The leadup to this tournament (which, by the way, despite having a $5 million dollar purse, seems to be arranged on an entirely last-minute, ad hoc basis, but don’t think about it, mmmkay?) fills us in on the brothers. Tommy (Hardy) and his mother left their alcoholic and abusive father when he was a teenager and moved to the West Coast, and he largely disappeared. Then, one day, he turns up on his father’s doorstep, being elusive about his past, and asks him to help him train for this Sparta tournament, training being the one thing he believes his father was any good at.
Meanwhile, his elder brother, Brendan (Edgerton), lives a happy life with his wife and two daughters, and, having had a not enormously successful UFC career, is now a high school physics teacher. But financial concerns leave him needing to return to the ring, something which initially gets him suspended from school, making his situation worse. He therefore doubles down on his MMA training, like a smart man, and by narrative luck ends up being a late minute replacement for Sparta. Convenient.
Tommy, Brendan and Paddy, their father, cross paths at the tournament, with Paddy seeking absolution, and his sons uninterested in same, though something of a rapprochement is growing by the film’s finale which, in a narrative that will have surprised nobody whatsoever, sees the brothers meet in the tournament final.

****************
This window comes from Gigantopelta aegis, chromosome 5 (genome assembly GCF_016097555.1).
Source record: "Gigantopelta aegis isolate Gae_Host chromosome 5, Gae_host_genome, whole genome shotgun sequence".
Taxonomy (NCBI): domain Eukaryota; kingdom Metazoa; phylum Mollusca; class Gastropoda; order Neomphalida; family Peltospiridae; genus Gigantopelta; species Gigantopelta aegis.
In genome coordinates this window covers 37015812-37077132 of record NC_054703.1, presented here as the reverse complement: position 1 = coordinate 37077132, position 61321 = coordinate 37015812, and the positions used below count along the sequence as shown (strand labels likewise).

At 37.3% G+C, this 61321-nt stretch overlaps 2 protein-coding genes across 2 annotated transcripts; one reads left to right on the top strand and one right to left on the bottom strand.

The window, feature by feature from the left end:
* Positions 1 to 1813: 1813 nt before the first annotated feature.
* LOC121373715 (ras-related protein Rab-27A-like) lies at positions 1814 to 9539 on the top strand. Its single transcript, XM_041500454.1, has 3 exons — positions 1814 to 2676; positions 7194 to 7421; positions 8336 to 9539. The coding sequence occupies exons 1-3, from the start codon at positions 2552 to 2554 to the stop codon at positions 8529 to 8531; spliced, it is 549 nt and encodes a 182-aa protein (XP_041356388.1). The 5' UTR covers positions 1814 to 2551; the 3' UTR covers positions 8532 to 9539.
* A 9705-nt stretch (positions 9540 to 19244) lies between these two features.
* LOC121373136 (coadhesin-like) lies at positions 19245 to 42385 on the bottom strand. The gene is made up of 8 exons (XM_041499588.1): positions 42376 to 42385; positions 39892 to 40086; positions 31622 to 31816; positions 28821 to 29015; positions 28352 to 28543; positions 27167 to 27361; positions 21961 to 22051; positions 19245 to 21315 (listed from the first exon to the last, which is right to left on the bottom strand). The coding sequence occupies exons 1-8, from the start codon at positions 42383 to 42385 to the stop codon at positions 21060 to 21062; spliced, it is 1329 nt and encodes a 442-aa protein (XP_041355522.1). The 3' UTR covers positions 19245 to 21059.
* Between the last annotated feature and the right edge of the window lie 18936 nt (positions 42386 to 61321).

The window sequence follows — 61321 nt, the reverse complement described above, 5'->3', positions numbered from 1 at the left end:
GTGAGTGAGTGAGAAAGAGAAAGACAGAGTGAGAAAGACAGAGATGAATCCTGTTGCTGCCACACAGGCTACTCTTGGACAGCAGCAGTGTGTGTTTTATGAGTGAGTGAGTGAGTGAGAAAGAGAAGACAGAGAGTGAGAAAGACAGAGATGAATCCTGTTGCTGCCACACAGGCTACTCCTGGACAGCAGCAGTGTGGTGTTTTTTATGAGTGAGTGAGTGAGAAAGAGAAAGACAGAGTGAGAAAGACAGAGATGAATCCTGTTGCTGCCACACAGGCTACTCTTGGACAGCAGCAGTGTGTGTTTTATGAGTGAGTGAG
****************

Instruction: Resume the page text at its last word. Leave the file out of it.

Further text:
Unlike Any Given Sunday or Downhill Racer, it’s easy to find someone to root for (it’s Brendan, obviously), though I wonder if it’s just from being outside of the United States that I so readily see the true enemy within the film, which is the despicable US healthcare system, as much of Tommy’s bitterness stems from the horrible death his mother suffered because she didn’t have health insurance, and Brendan is risking his wellbeing in the cage because he can’t pay the third mortgage he had to take out to pay for his infant daughter’s heart surgery. But I’ll stop myself there otherwise I’ll be here all night.